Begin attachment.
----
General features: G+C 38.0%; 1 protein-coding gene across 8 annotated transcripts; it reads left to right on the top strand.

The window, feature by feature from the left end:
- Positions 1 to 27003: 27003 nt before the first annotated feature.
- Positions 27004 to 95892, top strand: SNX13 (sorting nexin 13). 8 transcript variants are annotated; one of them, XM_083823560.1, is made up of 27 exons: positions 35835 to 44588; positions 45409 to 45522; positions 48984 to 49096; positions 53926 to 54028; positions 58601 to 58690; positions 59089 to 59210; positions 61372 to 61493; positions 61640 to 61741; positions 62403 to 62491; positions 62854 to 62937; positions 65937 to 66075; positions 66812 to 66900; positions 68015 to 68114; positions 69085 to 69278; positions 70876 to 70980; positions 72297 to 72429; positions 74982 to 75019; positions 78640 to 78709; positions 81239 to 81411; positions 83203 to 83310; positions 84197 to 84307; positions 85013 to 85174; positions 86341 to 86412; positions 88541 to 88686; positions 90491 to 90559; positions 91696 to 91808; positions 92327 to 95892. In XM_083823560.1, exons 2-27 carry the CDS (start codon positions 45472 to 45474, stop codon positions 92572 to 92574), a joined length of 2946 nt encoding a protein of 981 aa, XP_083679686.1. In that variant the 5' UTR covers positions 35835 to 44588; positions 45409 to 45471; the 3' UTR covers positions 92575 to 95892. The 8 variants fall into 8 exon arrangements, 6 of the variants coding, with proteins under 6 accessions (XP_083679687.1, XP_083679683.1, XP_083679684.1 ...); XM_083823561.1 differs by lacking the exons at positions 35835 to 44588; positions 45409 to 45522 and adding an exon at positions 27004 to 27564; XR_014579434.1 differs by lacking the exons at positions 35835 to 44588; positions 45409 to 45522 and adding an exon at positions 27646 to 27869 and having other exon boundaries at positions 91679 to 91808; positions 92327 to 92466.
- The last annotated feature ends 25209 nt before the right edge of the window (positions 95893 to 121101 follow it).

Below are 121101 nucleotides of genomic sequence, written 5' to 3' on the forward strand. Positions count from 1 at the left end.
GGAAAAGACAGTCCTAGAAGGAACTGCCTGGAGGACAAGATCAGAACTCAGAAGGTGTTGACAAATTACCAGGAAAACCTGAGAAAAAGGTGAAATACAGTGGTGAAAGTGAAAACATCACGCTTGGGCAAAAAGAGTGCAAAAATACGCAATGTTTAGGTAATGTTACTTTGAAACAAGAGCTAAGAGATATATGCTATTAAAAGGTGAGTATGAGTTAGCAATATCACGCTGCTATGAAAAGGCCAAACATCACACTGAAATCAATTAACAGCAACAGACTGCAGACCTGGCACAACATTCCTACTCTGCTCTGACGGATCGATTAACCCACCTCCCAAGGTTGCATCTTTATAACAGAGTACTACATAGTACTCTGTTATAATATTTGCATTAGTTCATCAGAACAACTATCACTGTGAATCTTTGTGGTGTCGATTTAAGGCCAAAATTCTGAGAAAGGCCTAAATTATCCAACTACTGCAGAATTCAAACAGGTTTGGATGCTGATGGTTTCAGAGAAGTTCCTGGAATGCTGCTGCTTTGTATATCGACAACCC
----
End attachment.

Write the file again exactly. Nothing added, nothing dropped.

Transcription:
General features: G+C 38.0%; 1 protein-coding gene across 8 annotated transcripts; it reads left to right on the top strand.

The window, feature by feature from the left end:
- Positions 1 to 27003: 27003 nt before the first annotated feature.
- Positions 27004 to 95892, top strand: SNX13 (sorting nexin 13). 8 transcript variants are annotated; one of them, XM_083823560.1, is made up of 27 exons: positions 35835 to 44588; positions 45409 to 45522; positions 48984 to 49096; positions 53926 to 54028; positions 58601 to 58690; positions 59089 to 59210; positions 61372 to 61493; positions 61640 to 61741; positions 62403 to 62491; positions 62854 to 62937; positions 65937 to 66075; positions 66812 to 66900; positions 68015 to 68114; positions 69085 to 69278; positions 70876 to 70980; positions 72297 to 72429; positions 74982 to 75019; positions 78640 to 78709; positions 81239 to 81411; positions 83203 to 83310; positions 84197 to 84307; positions 85013 to 85174; positions 86341 to 86412; positions 88541 to 88686; positions 90491 to 90559; positions 91696 to 91808; positions 92327 to 95892. In XM_083823560.1, exons 2-27 carry the CDS (start codon positions 45472 to 45474, stop codon positions 92572 to 92574), a joined length of 2946 nt encoding a protein of 981 aa, XP_083679686.1. In that variant the 5' UTR covers positions 35835 to 44588; positions 45409 to 45471; the 3' UTR covers positions 92575 to 95892. The 8 variants fall into 8 exon arrangements, 6 of the variants coding, with proteins under 6 accessions (XP_083679687.1, XP_083679683.1, XP_083679684.1 ...); XM_083823561.1 differs by lacking the exons at positions 35835 to 44588; positions 45409 to 45522 and adding an exon at positions 27004 to 27564; XR_014579434.1 differs by lacking the exons at positions 35835 to 44588; positions 45409 to 45522 and adding an exon at positions 27646 to 27869 and having other exon boundaries at positions 91679 to 91808; positions 92327 to 92466.
- The last annotated feature ends 25209 nt before the right edge of the window (positions 95893 to 121101 follow it).

Below are 121101 nucleotides of genomic sequence, written 5' to 3' on the forward strand. Positions count from 1 at the left end.
GGAAAAGACAGTCCTAGAAGGAACTGCCTGGAGGACAAGATCAGAACTCAGAAGGTGTTGACAAATTACCAGGAAAACCTGAGAAAAAGGTGAAATACAGTGGTGAAAGTGAAAACATCACGCTTGGGCAAAAAGAGTGCAAAAATACGCAATGTTTAGGTAATGTTACTTTGAAACAAGAGCTAAGAGATATATGCTATTAAAAGGTGAGTATGAGTTAGCAATATCACGCTGCTATGAAAAGGCCAAACATCACACTGAAATCAATTAACAGCAACAGACTGCAGACCTGGCACAACATTCCTACTCTGCTCTGACGGATCGATTAACCCACCTCCCAAGGTTGCATCTTTATAACAGAGTACTACATAGTACTCTGTTATAATATTTGCATTAGTTCATCAGAACAACTATCACTGTGAATCTTTGTGGTGTCGATTTAAGGCCAAAATTCTGAGAAAGGCCTAAATTATCCAACTACTGCAGAATTCAAACAGGTTTGGATGCTGATGGTTTCAGAGAAGTTCCTGGAATGCTGCTGCTTTGTATATCGACAACCC